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Among faithful, mum isn't the word: Meeting in Fort Worth, leaders of Catholic orders say Vatican can't bully them

 

8/22/2004 7:42:00 PM by SUSAN HOGAN/ALBACH - The Dallas Morning News

 

FORT WORTH - The 1,000 leaders of U.S. Catholic religious orders meeting at the Fort Worth Convention Center on Saturday said that following Jesus simply didn't mean being dutiful mouthpieces for the Vatican or the American bishops.

 

Rather, they urged one another not to allow the church to be hijacked by seemingly dictatorial pronouncements by a conservative hierarchy. Be bold, prophetic and, when necessary, even defiant, they told one another.

 

"A lot of religious communities have concerns about speaking out because they fear the Vatican or their bishops will sanction them," said Sister Carol Beckermann, a Franciscan nun from St. Louis. "We can't let that intimidate us any longer."

 

The leaders were from the Leadership Conference of Women Religious, which represents 73,000 U.S. nuns, and the Conference of Major Superiors of Men, which represents 2,000 priests and brothers belonging to male religious orders.

 

The organizations represent the majority of religious orders in the United States, which have seen dramatic drops in membership since the 1960s. The groups tend to be progressive theologically. Only a few sisters wore traditional veils, and almost none of the men were cloaked in clerical garb.

 

They told one another not to be cowed into silence by the Vatican on issues such as the role of women in the church and priests who wanted the celibacy rule lifted. It was daring talk that appealed to attendees and stirred many to their feet in rousing applause.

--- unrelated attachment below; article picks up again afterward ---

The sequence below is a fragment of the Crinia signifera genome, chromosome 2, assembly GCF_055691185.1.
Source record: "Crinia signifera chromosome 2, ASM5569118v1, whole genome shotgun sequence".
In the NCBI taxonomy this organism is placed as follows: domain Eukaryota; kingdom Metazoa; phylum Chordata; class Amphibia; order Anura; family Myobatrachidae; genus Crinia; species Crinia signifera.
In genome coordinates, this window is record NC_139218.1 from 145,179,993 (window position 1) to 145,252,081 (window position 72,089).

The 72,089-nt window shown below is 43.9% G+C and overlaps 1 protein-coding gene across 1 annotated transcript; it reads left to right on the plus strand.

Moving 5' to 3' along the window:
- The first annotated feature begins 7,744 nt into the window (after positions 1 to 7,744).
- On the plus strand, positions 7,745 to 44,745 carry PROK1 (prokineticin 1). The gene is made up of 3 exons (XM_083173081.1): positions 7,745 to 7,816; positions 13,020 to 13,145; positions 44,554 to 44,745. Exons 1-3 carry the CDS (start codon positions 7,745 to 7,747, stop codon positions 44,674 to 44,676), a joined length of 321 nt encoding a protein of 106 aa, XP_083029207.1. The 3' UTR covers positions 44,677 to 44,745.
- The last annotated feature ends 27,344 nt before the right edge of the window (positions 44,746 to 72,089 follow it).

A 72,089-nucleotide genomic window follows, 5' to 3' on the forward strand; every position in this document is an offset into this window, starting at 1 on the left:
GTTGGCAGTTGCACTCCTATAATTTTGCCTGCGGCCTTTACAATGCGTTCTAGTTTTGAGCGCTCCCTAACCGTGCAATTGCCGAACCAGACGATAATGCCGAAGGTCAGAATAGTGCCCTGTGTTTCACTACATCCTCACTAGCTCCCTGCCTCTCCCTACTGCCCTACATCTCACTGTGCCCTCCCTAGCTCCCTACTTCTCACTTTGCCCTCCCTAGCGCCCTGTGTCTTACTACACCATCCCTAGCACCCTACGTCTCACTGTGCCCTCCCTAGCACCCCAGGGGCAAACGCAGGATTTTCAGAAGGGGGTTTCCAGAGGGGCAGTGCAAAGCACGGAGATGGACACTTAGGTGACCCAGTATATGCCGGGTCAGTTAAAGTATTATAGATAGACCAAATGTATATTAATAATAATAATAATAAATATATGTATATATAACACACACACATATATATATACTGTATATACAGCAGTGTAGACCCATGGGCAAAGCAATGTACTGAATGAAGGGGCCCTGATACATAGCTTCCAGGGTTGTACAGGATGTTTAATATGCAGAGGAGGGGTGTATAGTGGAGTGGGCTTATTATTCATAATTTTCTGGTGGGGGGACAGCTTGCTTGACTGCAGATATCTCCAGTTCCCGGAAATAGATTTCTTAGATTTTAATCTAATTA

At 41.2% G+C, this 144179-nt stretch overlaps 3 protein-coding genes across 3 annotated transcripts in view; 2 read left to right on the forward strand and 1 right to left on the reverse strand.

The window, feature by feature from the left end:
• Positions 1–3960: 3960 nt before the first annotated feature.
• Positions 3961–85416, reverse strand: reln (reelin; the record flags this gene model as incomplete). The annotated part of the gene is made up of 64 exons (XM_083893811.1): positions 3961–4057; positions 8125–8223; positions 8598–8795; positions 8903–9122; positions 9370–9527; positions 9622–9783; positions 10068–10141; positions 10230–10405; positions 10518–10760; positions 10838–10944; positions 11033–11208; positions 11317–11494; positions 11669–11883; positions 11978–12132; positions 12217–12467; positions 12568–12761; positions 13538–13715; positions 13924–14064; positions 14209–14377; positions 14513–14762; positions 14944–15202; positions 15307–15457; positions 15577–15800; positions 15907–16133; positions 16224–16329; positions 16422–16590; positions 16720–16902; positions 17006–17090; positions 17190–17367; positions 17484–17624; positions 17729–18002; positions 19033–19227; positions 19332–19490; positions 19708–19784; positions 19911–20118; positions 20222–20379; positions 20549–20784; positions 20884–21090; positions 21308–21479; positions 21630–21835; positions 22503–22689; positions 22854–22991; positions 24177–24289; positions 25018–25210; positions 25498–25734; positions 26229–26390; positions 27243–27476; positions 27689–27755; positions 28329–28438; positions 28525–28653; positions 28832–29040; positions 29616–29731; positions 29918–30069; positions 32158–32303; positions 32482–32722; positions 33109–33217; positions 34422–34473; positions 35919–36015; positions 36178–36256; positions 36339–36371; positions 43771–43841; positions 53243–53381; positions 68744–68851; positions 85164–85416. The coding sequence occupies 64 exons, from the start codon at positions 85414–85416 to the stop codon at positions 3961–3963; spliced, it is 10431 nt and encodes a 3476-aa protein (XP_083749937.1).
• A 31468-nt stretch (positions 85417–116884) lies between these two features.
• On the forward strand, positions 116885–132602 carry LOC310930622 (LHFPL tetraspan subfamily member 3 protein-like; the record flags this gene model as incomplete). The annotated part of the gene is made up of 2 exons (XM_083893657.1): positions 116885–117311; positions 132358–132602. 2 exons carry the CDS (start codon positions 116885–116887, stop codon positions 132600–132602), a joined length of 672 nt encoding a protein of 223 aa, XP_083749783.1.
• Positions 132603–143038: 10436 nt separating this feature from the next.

"Security in our church has come to be identified with the controlling power of the clergy to the detriment of the people in the pews," said the Rev. Michael Crosby, a priest from Milwaukee. "We are perishing numerically because we have not been public enough in our protest of patriarchy."

 

The leaders came to Fort Worth to reflect on what they could do about violence in almost all forms. But there was virtually no mention of sexual violence or the abuse scandals within religious orders, which victims protested earlier in the week.

 

Many of the religious leaders said the church hierarchy was fostering theological violence by imposing narrow interpretations of doctrine. As an example, they pointed to the movement by some bishops to bar people from Holy Communion because of their political beliefs.

 

"I am speaking of the sinful, structural and systemic violence that has come to be canonized in a certain understanding of holiness," Father Crosby said.

 

Leaders also pondered the link between religion and violence. They reflected on what it would take to create a lasting culture of peace.

 

Sister Constance Phelps, president of the women's conference, said part of the answer rested in being good witnesses for peace by the way they lived.

 

"In the face of escalating violence, let us be the face of escalating love," she said.

 

E-mail shogan@dallasnews.com

 

 

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